The bell was originally installed with an electric motor and rung regularly on Sunday mornings until about 1990 when serious cracks were noticed in the bell tower. Consultant bell engineers (yes, there is a whole sector of the economy devoted to bells) reported that the tower needed to be strengthened, a new „yoke“ or „cradle“ installed and strongly recommended replacing the old cast-iron bell with a new brass bell. The costs of this work (a snip at 7,500 Dutch Florins back in 1994) was unfortunately too much for the congregation and the bell remained silent for the best part of next 20 years.

Until one of our church members (a Romanian ex-army colonel and, more importantly, a mechanical engineer) did some calculations of the vibrations and stresses and worked out that it was „probably“ safe to ring the bell provided you just swung the clapper inside the bell and did not try to swing the whole bell. He also fitted some „high-tech“ pieces of old car engine mountings to absorb excess vibrations and attached an even more hi-tech washing-line to the clapper which runs through a series of pulleys down the outside of the building to the ground. Tugging the washing line does not produce quite the same „Doppler effect“ characteristic of a swinging bell which strikes the clapper twice in close succession, but it does save the brickwork and still allows the bell to be heard on a Sunday morning.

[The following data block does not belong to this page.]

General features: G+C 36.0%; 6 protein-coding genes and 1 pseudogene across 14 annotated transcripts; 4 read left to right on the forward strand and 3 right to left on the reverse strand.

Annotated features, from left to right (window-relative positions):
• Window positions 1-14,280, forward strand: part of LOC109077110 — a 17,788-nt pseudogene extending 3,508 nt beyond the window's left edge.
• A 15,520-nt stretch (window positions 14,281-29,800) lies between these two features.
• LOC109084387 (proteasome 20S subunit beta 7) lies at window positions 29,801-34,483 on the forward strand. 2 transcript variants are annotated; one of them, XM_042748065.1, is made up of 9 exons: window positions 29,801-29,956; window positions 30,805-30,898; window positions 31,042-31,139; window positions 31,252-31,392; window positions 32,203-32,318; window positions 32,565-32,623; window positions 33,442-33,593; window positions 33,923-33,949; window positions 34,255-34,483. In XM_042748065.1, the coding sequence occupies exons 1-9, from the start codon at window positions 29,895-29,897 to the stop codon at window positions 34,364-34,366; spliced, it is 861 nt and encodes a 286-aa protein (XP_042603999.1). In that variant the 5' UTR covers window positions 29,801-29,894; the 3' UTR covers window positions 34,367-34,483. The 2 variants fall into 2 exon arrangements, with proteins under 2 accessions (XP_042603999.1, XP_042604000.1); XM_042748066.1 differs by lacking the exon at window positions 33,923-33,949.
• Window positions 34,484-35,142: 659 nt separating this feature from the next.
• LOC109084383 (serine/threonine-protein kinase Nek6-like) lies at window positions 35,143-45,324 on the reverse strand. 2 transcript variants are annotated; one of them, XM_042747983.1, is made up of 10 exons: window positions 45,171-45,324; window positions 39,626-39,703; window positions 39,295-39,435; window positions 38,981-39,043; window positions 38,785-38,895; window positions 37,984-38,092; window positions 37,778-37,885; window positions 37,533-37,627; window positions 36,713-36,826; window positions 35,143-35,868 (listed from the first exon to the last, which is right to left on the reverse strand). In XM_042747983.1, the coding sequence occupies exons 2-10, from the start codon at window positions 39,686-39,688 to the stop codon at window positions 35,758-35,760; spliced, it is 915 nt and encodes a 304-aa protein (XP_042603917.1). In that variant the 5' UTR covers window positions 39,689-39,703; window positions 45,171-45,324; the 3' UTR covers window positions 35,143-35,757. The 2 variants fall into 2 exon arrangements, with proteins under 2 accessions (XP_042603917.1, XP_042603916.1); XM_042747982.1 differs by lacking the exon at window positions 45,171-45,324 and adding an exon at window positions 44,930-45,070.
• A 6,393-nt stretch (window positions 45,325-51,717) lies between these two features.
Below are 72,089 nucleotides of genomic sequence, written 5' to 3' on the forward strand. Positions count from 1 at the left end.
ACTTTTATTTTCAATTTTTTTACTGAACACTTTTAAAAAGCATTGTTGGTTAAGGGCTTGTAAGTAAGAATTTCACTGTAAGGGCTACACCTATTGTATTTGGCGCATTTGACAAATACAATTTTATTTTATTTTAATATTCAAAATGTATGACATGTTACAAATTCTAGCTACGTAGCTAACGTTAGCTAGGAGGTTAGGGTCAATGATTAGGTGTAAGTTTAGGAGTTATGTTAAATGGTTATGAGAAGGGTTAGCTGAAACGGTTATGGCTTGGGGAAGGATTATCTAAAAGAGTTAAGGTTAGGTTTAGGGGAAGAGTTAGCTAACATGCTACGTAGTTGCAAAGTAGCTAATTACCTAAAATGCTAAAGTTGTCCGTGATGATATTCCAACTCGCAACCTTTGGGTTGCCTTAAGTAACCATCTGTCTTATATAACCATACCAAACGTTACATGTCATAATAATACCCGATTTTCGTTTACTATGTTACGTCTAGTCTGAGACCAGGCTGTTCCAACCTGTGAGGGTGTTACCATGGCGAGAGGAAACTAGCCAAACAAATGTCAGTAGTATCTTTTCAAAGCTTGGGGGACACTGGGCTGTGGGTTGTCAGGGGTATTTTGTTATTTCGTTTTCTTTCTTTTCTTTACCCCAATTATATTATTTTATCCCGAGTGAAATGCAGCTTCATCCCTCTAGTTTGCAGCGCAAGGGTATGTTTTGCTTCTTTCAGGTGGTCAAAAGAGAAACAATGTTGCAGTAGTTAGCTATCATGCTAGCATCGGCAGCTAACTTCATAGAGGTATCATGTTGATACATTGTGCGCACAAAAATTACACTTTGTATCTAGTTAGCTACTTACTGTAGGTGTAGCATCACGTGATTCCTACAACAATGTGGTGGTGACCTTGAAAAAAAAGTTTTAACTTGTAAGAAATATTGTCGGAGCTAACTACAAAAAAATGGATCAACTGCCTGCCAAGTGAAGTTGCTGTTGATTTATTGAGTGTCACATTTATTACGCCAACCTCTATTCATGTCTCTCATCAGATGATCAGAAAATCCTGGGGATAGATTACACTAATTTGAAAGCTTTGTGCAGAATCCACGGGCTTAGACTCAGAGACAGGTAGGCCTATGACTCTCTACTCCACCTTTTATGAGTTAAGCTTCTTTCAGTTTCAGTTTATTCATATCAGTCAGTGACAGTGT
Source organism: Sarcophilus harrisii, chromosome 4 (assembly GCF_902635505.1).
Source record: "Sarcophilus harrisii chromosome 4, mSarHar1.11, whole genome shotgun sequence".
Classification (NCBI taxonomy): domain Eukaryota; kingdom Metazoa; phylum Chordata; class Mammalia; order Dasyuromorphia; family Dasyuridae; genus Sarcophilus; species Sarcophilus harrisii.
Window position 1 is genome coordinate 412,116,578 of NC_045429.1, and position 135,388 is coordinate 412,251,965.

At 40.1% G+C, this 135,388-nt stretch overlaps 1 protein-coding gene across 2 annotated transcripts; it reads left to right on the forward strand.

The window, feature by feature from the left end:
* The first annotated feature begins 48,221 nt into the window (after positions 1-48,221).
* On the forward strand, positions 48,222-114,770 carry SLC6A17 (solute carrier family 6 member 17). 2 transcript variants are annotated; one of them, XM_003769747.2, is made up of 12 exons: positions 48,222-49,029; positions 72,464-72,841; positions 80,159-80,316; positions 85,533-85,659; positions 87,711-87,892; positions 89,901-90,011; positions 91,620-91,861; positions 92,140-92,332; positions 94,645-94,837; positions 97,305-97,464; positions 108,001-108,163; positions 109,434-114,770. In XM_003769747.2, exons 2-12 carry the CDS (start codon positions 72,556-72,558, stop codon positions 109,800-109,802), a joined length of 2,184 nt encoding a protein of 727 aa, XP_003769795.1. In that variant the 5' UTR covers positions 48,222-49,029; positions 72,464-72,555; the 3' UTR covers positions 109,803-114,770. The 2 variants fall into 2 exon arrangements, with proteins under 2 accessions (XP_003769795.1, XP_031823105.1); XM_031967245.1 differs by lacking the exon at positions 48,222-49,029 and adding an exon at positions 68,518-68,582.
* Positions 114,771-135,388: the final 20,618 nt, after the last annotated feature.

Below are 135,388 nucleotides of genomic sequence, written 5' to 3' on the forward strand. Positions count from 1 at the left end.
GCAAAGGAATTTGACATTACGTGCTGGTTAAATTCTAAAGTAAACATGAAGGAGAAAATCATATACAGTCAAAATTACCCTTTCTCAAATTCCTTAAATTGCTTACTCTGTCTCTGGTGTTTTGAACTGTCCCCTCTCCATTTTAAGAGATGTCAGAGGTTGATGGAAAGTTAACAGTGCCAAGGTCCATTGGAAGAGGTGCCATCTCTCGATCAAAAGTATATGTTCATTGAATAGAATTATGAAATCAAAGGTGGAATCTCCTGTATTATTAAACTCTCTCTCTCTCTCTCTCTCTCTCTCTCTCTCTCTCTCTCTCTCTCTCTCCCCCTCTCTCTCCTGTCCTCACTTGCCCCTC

Knowing, as we now do, that the bell does not actually belong to Christ Church but is state property of historic interest („Deutsches Kulturgut“), we can be extremely thankful that the church did not agree to its illegal destruction and replacement by a new brass bell back in 1994!